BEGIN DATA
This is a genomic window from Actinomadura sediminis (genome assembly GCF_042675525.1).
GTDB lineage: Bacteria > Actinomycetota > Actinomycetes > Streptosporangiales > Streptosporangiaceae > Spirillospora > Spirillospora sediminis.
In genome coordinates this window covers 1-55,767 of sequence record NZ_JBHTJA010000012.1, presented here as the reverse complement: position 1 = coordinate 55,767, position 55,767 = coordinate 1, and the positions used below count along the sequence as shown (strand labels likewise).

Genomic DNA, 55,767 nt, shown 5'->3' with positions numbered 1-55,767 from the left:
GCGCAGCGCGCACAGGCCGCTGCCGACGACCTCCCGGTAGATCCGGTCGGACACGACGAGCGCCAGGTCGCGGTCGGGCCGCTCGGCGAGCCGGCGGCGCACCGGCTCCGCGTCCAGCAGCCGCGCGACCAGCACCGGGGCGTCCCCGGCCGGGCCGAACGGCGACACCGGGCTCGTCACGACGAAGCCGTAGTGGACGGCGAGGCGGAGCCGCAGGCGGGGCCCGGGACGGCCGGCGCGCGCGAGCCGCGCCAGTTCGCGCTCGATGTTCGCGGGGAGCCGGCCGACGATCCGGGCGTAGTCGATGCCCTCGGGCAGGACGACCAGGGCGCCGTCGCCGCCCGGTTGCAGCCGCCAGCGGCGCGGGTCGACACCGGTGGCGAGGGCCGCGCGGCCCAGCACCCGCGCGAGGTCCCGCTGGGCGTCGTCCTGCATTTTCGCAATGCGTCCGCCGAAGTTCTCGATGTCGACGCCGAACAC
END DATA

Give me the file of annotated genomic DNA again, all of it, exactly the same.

This is a genomic window from Actinomadura sediminis (genome assembly GCF_042675525.1).
GTDB lineage: Bacteria > Actinomycetota > Actinomycetes > Streptosporangiales > Streptosporangiaceae > Spirillospora > Spirillospora sediminis.
In genome coordinates this window covers 1-55,767 of sequence record NZ_JBHTJA010000012.1, presented here as the reverse complement: position 1 = coordinate 55,767, position 55,767 = coordinate 1, and the positions used below count along the sequence as shown (strand labels likewise).

Genomic DNA, 55,767 nt, shown 5'->3' with positions numbered 1-55,767 from the left:
GCGCAGCGCGCACAGGCCGCTGCCGACGACCTCCCGGTAGATCCGGTCGGACACGACGAGCGCCAGGTCGCGGTCGGGCCGCTCGGCGAGCCGGCGGCGCACCGGCTCCGCGTCCAGCAGCCGCGCGACCAGCACCGGGGCGTCCCCGGCCGGGCCGAACGGCGACACCGGGCTCGTCACGACGAAGCCGTAGTGGACGGCGAGGCGGAGCCGCAGGCGGGGCCCGGGACGGCCGGCGCGCGCGAGCCGCGCCAGTTCGCGCTCGATGTTCGCGGGGAGCCGGCCGACGATCCGGGCGTAGTCGATGCCCTCGGGCAGGACGACCAGGGCGCCGTCGCCGCCCGGTTGCAGCCGCCAGCGGCGCGGGTCGACACCGGTGGCGAGGGCCGCGCGGCCCAGCACCCGCGCGAGGTCCCGCTGGGCGTCGTCCTGCATTTTCGCAATGCGTCCGCCGAAGTTCTCGATGTCGACGCCGAACAC